Picturelife, a four-year-old photo-storage and management service acquired by digital media hub Streamnation last year, is shutting down. An email sent to subscribers today said the service faced "a challenging economic environment" and was no longer viable. Members will have the option of transferring their photos to SmugMug, a paid photo-storage service aimed at professional and semi-pro photographers, and continue to view and download them for no cost.
Picturelife was part of a raft of venture-backed services that began popping up around 2010 to organize the increasingly huge volume of photos we had begun taking with our smartphone cameras. The services — which also included Everpix and Loom — struggled to attract paying customers. In the meantime, giants including Google, Apple, and Amazon released cheap or free photo-storage solutions of their own, making it even more difficult for startups to compete.
"Nobody is interested in cloud storage anymore."
Jonathan Benassaya took a different view of the market. Benassaya, who previously co-founded European music streaming service Deezer, saw an opportunity to build a home for consumers' digital files and offer unique services on top of them. In February 2015, he announced the acquisition of Picturelife for an undisclosed sum. Picturelife was already struggling with the forces that would lead to its shutdown today: slow user growth, increasing costs, and difficulty in converting its free users to paid subscribers. Benassaya believed it would be more successful as part of a unified service.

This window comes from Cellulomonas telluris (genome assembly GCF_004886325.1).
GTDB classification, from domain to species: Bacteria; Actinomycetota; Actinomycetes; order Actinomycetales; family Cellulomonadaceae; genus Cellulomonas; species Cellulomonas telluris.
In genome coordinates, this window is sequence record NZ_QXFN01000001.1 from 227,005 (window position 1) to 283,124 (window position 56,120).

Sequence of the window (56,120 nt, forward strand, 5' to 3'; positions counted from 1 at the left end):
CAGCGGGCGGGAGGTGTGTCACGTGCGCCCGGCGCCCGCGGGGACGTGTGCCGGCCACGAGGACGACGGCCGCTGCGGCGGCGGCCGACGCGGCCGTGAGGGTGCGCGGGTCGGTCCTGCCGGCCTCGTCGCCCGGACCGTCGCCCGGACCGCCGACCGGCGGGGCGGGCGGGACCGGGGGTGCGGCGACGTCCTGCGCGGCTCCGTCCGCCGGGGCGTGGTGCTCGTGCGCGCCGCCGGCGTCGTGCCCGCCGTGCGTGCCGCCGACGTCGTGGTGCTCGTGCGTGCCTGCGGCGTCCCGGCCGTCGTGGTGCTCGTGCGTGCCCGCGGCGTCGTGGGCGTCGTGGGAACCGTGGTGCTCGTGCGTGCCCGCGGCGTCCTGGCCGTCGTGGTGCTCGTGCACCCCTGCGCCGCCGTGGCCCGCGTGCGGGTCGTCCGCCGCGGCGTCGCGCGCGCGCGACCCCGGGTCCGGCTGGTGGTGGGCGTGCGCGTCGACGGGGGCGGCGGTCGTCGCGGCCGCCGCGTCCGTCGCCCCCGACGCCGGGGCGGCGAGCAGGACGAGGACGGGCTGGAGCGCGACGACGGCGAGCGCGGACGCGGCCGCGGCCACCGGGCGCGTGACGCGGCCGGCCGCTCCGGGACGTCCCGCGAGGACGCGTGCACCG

Benassaya had been funding Streamnation himself. To build a unified platform, he would need to raise money. In September, he began meeting with investors. They were not enthusiastic. "Nobody is interested in cloud storage anymore," Benassaya said when I spoke with him today. "It's been pretty challenging." One investor finally agreed to offer a term sheet in February, but withdrew the offer the next month. (Benassaya won't say who.)
"I had a moral obligation to save those pictures."
That triggered a crisis at the company that led Streamnation to shut down its media hub service the following month. Benassay's next task was to find a home for Picturelife, whose 220,000 subscribers had stored 200 million photos and videos on the service.
The photos and videos were housed at a data center to which Benassaya paid a monthly fee. When Picturelife began running out of cash, the data center instructed Benassaya to remove all the files within 60 days. He used his personal funds to keep the files safe. "I had a moral obligation to save those pictures," he said.
This summer, Benassaya moved the 200 million files onto one-third of the server space that they previously occupied. "This created a huge mess in the photos," he said. "We moved the photos faster than we were able to update the database. But the pictures were there."
He contracted a firm to find a permanent home for Picturelife. SmugMug agreed to take them on. In the next few days, subscribers will receive information about their options. They can download all their photos from SmugMug, which has already imported all of PictureLife's files. Or they can choose to pay for SmugMug's service. They will have 14 days to decide, Benassaya said.
I asked Benassaya whether he still thought there was a market for a consumer cloud storage company. "Google Photos and Amazon — they took a huge chunk of that," he said. "And I think it's going to increase over time.
"Yes, there is a business. Is there a business for a small player? I don't think so any more." He laughed. "I'll let another brilliant entrepreneur think about that."